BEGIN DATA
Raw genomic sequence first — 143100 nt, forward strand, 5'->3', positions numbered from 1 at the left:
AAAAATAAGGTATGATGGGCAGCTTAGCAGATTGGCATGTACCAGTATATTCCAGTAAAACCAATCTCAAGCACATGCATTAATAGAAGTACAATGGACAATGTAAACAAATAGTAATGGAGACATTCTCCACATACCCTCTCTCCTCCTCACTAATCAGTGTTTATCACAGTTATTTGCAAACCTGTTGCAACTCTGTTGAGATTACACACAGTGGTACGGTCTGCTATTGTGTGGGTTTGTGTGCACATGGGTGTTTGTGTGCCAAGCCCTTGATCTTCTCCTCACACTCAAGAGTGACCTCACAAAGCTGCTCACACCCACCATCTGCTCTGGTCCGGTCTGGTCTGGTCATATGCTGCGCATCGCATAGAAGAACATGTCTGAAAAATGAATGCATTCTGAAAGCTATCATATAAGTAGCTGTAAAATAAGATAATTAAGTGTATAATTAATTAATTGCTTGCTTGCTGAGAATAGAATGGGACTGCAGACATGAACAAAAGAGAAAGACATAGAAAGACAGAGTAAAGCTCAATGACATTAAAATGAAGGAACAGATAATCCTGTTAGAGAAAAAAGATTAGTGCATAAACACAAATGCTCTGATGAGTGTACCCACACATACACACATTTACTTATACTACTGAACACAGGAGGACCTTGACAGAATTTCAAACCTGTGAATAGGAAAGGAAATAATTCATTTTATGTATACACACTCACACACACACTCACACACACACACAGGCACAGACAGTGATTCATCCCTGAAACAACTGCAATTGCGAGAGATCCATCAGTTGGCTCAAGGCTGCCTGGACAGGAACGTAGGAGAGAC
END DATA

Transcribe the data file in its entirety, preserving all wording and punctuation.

Raw genomic sequence first — 143100 nt, forward strand, 5'->3', positions numbered from 1 at the left:
AAAAATAAGGTATGATGGGCAGCTTAGCAGATTGGCATGTACCAGTATATTCCAGTAAAACCAATCTCAAGCACATGCATTAATAGAAGTACAATGGACAATGTAAACAAATAGTAATGGAGACATTCTCCACATACCCTCTCTCCTCCTCACTAATCAGTGTTTATCACAGTTATTTGCAAACCTGTTGCAACTCTGTTGAGATTACACACAGTGGTACGGTCTGCTATTGTGTGGGTTTGTGTGCACATGGGTGTTTGTGTGCCAAGCCCTTGATCTTCTCCTCACACTCAAGAGTGACCTCACAAAGCTGCTCACACCCACCATCTGCTCTGGTCCGGTCTGGTCTGGTCATATGCTGCGCATCGCATAGAAGAACATGTCTGAAAAATGAATGCATTCTGAAAGCTATCATATAAGTAGCTGTAAAATAAGATAATTAAGTGTATAATTAATTAATTGCTTGCTTGCTGAGAATAGAATGGGACTGCAGACATGAACAAAAGAGAAAGACATAGAAAGACAGAGTAAAGCTCAATGACATTAAAATGAAGGAACAGATAATCCTGTTAGAGAAAAAAGATTAGTGCATAAACACAAATGCTCTGATGAGTGTACCCACACATACACACATTTACTTATACTACTGAACACAGGAGGACCTTGACAGAATTTCAAACCTGTGAATAGGAAAGGAAATAATTCATTTTATGTATACACACTCACACACACACTCACACACACACACAGGCACAGACAGTGATTCATCCCTGAAACAACTGCAATTGCGAGAGATCCATCAGTTGGCTCAAGGCTGCCTGGACAGGAACGTAGGAGAGAC